RALEIGH, N.C. (WNCN) — The head of the state teachers association said she’s disappointed with the raises in the state Senate’s proposed budget.
“The Senate budget shows us their priorities are not with our public school students and educators,” said North Carolina Association of Educators president Tamika Walker Kelly.
The proposal provides an average increase of 4.5% over two years, which is lower than the House’s proposed 10% average raise or Gov. Roy Cooper’s proposed 18%.
Senate leaders noted that their budget increases pay for first-year teachers by 11%.
“Starting pay increased to $39,000 in the first year of the biennium and $41,000 in the second year,” said Senator Michael Lee, a Republican from New Hanover County during a Tuesday budget hearing.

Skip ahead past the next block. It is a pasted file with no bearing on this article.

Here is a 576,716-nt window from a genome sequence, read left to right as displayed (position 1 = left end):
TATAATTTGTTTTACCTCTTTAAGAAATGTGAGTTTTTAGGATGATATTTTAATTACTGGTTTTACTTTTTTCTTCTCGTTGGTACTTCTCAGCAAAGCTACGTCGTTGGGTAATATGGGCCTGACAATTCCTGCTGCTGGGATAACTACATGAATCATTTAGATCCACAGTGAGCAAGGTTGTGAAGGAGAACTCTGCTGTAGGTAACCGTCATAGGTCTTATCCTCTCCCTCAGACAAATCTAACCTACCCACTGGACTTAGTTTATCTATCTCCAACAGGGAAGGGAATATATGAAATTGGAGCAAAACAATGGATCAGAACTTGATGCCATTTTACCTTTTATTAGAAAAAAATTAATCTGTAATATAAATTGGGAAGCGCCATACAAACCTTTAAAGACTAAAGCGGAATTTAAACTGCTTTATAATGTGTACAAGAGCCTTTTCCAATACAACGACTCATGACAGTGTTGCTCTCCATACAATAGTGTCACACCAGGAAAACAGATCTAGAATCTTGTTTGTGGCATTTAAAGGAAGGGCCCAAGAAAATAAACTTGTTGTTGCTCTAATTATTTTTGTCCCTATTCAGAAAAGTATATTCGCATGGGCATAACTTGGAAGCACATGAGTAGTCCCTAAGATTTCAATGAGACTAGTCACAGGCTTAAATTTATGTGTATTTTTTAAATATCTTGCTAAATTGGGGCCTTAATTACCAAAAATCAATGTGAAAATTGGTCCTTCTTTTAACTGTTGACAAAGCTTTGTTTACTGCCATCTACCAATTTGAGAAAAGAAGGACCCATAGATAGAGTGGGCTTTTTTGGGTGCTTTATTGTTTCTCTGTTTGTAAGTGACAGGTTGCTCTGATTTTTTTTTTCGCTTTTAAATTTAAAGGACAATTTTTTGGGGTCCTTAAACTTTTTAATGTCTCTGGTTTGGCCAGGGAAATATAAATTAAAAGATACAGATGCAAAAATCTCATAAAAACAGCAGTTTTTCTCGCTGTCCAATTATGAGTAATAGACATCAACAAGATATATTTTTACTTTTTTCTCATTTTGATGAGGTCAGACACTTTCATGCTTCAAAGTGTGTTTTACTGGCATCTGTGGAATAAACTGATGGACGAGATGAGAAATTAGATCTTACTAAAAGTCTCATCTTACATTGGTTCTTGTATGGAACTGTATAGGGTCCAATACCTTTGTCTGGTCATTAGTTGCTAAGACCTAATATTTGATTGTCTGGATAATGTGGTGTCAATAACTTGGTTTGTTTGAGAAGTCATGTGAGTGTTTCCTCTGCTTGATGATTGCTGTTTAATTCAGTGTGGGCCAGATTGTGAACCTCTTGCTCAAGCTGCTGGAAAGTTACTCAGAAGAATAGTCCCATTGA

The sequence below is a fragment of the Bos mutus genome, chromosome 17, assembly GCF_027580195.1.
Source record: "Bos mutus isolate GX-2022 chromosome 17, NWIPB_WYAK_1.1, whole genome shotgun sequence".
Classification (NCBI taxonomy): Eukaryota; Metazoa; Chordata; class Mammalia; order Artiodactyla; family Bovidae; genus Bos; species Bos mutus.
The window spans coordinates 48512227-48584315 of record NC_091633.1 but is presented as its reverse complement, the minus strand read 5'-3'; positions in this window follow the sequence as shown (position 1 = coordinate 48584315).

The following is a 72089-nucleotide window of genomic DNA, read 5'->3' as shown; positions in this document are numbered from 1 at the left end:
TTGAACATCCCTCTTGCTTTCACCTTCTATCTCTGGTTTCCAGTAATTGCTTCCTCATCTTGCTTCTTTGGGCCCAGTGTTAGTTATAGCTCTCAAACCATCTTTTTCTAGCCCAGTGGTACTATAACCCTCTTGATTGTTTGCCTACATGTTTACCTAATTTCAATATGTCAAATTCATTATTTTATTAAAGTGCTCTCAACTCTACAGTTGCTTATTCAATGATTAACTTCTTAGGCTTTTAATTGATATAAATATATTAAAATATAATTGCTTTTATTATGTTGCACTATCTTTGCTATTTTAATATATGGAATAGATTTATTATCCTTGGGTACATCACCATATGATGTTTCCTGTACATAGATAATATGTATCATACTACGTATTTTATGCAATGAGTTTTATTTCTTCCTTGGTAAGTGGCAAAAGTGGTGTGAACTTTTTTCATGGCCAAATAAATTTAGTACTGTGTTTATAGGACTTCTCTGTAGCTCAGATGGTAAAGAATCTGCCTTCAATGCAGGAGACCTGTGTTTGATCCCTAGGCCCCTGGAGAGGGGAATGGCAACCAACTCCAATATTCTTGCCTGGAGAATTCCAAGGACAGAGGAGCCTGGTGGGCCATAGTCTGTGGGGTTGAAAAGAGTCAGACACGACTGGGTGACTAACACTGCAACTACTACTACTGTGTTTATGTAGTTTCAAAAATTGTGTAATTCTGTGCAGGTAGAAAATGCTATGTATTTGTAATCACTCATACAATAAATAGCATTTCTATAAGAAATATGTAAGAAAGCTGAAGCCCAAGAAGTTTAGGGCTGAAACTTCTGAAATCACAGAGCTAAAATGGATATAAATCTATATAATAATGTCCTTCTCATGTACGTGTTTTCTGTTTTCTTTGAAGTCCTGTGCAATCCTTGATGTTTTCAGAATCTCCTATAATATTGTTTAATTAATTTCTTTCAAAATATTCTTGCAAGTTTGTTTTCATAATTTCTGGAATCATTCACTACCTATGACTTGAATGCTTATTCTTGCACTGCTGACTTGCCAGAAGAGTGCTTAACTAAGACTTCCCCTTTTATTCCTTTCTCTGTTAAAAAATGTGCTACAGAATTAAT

Walker Kelly said veteran teachers aren’t seeing substantial increases, though.
“It is not enough,” she said. “We know our veteran mentor teachers provide stability to school communities and their beginning teacher staff, and so we know how critically important it is to make sure we have equitable distribution of raises throughout the teaching scale.”
She said some teachers struggle to make ends meet, sometimes working multiple jobs.
“When they feel like they aren’t compensated for their professional skill sets and duties, it leads them to leave the profession all together,” Kelly told CBS 17.
Still, she’s still optimistic that the state’s final budget will offer more for educators.
“We hope that we are able to work with our lawmakers across the aisle to raise those salaries so that we can continue to recruit and retain the best educators here in the state of North Carolina,” she said.
NCAE President says North Carolina Senate’s proposed budget doesn’t give teachers enough
by: Maggie Newland
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